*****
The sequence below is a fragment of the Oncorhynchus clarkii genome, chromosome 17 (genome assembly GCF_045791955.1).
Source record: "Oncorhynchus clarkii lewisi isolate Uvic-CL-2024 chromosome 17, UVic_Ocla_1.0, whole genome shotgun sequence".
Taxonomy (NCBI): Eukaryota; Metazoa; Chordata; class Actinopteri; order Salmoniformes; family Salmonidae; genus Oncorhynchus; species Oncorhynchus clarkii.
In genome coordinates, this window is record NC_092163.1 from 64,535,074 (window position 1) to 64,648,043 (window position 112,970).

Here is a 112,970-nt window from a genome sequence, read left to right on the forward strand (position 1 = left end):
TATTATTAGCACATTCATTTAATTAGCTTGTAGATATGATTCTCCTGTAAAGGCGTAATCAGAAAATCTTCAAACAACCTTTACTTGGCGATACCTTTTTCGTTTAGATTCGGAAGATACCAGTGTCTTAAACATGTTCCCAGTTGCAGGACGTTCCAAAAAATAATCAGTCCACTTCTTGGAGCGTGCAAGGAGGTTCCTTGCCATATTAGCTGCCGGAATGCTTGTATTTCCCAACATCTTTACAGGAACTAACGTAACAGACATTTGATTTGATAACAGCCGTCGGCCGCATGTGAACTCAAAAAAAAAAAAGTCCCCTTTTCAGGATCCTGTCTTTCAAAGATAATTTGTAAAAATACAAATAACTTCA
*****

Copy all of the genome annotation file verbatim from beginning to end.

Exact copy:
The sequence below is a fragment of the Oncorhynchus clarkii genome, chromosome 17 (genome assembly GCF_045791955.1).
Source record: "Oncorhynchus clarkii lewisi isolate Uvic-CL-2024 chromosome 17, UVic_Ocla_1.0, whole genome shotgun sequence".
Taxonomy (NCBI): Eukaryota; Metazoa; Chordata; class Actinopteri; order Salmoniformes; family Salmonidae; genus Oncorhynchus; species Oncorhynchus clarkii.
In genome coordinates, this window is record NC_092163.1 from 64,535,074 (window position 1) to 64,648,043 (window position 112,970).

Here is a 112,970-nt window from a genome sequence, read left to right on the forward strand (position 1 = left end):
TATTATTAGCACATTCATTTAATTAGCTTGTAGATATGATTCTCCTGTAAAGGCGTAATCAGAAAATCTTCAAACAACCTTTACTTGGCGATACCTTTTTCGTTTAGATTCGGAAGATACCAGTGTCTTAAACATGTTCCCAGTTGCAGGACGTTCCAAAAAATAATCAGTCCACTTCTTGGAGCGTGCAAGGAGGTTCCTTGCCATATTAGCTGCCGGAATGCTTGTATTTCCCAACATCTTTACAGGAACTAACGTAACAGACATTTGATTTGATAACAGCCGTCGGCCGCATGTGAACTCAAAAAAAAAAAAGTCCCCTTTTCAGGATCCTGTCTTTCAAAGATAATTTGTAAAAATACAAATAACTTCA